The opener, associated with Chick Webb, HARLEM CONGO:

Mary Lou Williams’ composition (I believe Puddin’ Head was trumpeter Edgar Battle):

another Mary Lou creation:

Something for and from Benny Carter:

And, finally, an early version of climate change from the 1934 Henderson band:

Inventive and wholly satisfying.  Another version of the Block Transformationalists will be playing at Smalls on West Tenth Street on February 3, 2017, with the group that performed this music at Dizzy’s Club Coca-Cola. Mark your perpetual calendars, please.

May your happiness increase!

“JUST FRIENDS”: EHUD ASHERIE, HOWARD ALDEN, FRANK TATE, PETE SIERS, BILL ALLRED, RANDY REINHART, DAN BLOCK (ALLEGHENY JAZZ PARTY, September 10, 2015)

JUST FRIENDS

JUST FRIENDS — when it was originally performed in 1931 — was a sad love ballad, appropriate to the beautifully mournful tones of Red McKenzie — and notice how hip and expansive his second chorus is.  He had known and heard the Chicagoans, Jimmie Noone, and of course Louis:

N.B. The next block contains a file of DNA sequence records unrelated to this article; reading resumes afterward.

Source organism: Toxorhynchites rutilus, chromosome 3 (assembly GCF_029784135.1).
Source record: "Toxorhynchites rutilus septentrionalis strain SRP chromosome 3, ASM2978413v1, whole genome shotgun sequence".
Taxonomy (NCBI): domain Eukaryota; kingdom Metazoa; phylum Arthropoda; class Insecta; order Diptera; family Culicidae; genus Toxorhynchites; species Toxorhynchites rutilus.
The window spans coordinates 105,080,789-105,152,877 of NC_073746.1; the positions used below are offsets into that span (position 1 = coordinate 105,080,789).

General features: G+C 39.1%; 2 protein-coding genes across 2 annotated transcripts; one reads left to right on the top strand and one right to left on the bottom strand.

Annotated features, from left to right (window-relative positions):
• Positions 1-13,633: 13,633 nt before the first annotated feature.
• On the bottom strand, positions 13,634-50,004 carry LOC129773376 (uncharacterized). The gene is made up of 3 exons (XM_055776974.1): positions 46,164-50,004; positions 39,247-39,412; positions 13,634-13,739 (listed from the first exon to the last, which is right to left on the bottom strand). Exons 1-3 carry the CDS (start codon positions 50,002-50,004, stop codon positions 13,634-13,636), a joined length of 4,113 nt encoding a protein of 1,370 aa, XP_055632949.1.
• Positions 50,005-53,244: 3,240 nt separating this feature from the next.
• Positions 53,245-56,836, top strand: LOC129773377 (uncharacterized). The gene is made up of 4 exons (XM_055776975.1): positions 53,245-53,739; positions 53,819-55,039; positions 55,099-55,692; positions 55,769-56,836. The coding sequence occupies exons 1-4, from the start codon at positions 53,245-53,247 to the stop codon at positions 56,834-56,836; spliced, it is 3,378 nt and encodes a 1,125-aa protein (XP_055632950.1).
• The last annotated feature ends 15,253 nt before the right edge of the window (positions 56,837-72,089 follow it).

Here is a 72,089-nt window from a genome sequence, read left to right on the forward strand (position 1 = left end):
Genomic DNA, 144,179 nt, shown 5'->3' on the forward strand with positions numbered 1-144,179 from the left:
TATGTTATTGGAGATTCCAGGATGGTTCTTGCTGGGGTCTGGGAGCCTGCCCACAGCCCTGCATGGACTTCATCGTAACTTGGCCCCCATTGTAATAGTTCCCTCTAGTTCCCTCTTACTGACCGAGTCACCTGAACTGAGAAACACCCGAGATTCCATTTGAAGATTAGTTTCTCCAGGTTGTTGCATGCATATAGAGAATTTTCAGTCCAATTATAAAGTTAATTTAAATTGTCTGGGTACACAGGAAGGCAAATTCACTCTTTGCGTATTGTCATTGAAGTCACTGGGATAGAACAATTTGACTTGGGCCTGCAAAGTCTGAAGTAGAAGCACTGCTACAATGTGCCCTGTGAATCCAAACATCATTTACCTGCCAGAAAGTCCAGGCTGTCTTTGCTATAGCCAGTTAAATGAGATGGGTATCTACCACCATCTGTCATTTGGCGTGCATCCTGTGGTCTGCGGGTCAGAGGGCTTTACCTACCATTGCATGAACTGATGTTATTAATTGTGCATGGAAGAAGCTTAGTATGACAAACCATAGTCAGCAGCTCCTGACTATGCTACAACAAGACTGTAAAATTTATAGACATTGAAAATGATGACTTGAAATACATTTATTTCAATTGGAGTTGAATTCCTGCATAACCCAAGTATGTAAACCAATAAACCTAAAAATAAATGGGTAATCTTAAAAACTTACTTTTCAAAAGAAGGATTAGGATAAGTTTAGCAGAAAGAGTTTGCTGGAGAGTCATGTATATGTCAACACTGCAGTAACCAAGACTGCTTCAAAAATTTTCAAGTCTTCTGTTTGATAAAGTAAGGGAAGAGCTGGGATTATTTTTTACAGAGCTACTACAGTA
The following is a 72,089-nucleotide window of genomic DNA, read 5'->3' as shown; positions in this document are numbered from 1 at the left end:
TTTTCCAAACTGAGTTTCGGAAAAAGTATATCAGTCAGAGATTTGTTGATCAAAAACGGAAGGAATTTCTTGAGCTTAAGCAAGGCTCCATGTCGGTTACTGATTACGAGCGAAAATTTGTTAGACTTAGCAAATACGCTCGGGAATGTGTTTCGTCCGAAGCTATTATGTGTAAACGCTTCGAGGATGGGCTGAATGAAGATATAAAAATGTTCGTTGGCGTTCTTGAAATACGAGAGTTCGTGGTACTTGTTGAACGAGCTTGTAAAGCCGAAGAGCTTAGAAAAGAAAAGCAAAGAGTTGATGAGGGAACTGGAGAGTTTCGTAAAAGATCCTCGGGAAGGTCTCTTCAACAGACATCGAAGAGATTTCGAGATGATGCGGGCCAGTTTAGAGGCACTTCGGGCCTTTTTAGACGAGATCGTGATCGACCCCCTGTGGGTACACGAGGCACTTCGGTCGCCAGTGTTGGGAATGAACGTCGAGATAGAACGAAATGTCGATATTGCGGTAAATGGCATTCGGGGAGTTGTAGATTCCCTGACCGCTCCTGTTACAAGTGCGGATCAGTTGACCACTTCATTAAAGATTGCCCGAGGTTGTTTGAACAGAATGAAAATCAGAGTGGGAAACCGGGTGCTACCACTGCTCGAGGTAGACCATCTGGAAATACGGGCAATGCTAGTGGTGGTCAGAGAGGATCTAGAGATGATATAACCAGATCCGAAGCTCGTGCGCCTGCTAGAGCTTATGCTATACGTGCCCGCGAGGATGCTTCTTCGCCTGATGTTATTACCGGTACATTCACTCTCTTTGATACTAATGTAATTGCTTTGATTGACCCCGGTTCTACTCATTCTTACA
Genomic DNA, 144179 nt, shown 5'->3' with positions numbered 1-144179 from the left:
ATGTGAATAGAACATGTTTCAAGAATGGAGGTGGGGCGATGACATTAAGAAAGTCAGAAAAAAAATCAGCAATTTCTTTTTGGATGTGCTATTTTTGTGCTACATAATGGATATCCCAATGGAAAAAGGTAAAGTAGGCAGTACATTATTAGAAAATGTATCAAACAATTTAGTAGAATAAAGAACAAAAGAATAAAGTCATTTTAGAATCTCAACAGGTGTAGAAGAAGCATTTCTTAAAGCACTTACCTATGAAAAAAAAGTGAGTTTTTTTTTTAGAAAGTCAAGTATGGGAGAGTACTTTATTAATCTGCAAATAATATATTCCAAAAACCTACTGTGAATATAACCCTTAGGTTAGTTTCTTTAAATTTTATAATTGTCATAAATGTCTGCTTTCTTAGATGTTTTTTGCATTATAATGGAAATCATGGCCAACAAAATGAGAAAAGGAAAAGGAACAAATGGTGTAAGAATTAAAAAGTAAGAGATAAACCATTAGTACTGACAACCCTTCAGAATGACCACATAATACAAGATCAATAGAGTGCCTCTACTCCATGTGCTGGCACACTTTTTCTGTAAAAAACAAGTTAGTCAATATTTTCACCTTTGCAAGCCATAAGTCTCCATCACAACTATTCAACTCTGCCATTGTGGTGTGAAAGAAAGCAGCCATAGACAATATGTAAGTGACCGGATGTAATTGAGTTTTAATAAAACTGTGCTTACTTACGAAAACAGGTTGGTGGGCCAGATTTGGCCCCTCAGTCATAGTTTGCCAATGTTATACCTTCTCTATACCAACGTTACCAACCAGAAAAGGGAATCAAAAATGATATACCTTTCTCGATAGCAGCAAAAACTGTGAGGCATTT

If you prefer the 1932 Russ Columbo version, it’s beautiful also.

At some point, JUST FRIENDS was treated less as a lament and more as a song to play on.  (One could point to the Charlie Parker with Strings recording in 1949, and subsequent performances, but Bird often treated it as a medium-tempo ballad.)  And that tradition — swing rather than sobbing — prevails today.

I present an extended swing meditation on this song, performed on Thursday, September 10, 2015.  The participants, the creators, are Ehud Asherie, piano; Frank Tate, string bass; Pete Siers, drums; Howard Alden, guitar; Bill Allred, trombone; Randy Reinhart, cornet; Dan Block, tenor saxophone.